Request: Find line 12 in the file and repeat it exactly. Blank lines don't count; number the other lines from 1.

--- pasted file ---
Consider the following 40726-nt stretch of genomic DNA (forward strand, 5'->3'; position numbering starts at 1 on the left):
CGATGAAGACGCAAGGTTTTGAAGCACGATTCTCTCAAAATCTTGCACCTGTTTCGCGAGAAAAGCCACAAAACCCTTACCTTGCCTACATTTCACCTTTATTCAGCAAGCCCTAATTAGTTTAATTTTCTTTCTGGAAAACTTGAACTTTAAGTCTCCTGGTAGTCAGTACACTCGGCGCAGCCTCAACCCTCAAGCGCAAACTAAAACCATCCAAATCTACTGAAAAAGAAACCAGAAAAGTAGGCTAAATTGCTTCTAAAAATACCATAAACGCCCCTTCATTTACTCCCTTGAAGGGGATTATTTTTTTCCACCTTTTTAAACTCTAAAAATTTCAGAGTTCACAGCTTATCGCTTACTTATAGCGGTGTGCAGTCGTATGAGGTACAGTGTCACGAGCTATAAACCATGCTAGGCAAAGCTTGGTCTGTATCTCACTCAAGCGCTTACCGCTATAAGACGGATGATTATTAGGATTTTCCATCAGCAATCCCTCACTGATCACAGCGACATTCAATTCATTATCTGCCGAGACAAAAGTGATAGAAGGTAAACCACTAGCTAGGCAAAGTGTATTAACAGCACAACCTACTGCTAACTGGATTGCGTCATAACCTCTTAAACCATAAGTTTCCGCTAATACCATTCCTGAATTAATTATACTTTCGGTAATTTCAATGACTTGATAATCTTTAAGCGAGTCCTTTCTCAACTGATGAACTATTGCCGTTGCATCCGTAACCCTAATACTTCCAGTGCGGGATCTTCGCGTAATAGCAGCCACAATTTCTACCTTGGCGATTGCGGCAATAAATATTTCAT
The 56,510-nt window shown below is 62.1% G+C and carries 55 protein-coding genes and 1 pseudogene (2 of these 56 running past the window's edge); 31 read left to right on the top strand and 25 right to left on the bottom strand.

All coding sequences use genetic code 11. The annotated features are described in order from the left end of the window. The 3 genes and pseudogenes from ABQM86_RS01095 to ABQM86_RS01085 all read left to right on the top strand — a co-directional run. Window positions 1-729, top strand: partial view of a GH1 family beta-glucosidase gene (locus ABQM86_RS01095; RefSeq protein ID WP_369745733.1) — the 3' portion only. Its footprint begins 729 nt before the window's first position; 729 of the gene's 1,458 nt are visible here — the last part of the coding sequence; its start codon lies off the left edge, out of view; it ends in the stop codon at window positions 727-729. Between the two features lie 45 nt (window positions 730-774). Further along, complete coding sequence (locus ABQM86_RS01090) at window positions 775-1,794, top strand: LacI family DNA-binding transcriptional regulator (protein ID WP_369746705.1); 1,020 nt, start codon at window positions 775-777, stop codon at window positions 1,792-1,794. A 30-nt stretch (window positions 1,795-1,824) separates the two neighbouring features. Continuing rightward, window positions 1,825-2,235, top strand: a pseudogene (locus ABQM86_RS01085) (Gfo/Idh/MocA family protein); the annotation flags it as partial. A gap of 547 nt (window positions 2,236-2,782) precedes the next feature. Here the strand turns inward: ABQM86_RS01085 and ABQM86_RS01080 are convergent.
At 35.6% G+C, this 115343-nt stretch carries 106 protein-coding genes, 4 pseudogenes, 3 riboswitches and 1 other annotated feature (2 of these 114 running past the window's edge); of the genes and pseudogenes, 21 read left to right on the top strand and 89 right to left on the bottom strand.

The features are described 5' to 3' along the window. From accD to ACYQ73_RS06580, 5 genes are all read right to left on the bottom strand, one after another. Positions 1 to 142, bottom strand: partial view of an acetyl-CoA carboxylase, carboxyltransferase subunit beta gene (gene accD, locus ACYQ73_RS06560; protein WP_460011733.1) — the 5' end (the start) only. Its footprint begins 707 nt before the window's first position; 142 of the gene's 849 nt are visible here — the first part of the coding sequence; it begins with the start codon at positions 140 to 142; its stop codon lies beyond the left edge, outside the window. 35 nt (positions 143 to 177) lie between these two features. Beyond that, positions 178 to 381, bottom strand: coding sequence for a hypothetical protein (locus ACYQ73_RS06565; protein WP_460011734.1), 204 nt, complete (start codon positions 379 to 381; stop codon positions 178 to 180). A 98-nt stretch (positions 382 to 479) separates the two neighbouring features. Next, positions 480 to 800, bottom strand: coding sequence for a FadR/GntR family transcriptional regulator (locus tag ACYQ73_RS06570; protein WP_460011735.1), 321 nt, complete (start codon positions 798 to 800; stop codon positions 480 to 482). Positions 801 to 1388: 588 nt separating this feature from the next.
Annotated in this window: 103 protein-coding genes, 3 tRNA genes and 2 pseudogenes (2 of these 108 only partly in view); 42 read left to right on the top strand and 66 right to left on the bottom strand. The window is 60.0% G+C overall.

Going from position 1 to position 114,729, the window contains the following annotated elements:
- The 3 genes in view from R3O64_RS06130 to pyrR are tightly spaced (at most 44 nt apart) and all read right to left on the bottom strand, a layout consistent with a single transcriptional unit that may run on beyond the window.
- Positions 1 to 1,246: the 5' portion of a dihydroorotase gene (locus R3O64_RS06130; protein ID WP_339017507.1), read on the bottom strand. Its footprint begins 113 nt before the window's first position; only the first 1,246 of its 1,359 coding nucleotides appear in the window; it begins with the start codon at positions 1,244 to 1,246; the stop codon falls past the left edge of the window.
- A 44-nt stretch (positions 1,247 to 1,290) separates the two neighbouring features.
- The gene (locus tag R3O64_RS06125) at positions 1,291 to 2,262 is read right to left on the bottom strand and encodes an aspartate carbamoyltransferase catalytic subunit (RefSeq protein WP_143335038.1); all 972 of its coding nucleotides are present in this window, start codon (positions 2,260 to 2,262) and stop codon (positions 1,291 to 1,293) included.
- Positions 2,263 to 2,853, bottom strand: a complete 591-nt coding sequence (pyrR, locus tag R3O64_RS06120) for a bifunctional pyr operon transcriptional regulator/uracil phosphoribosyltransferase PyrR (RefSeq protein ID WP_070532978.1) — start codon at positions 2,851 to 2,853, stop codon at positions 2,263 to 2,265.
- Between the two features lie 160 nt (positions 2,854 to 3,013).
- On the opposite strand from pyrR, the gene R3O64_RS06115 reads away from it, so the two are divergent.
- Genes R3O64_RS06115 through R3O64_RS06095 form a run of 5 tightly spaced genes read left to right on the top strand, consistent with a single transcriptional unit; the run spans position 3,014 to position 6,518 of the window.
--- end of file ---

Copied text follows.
- The gene (locus tag R3O64_RS06125) at positions 1,291 to 2,262 is read right to left on the bottom strand and encodes an aspartate carbamoyltransferase catalytic subunit (RefSeq protein WP_143335038.1); all 972 of its coding nucleotides are present in this window, start codon (positions 2,260 to 2,262) and stop codon (positions 1,291 to 1,293) included.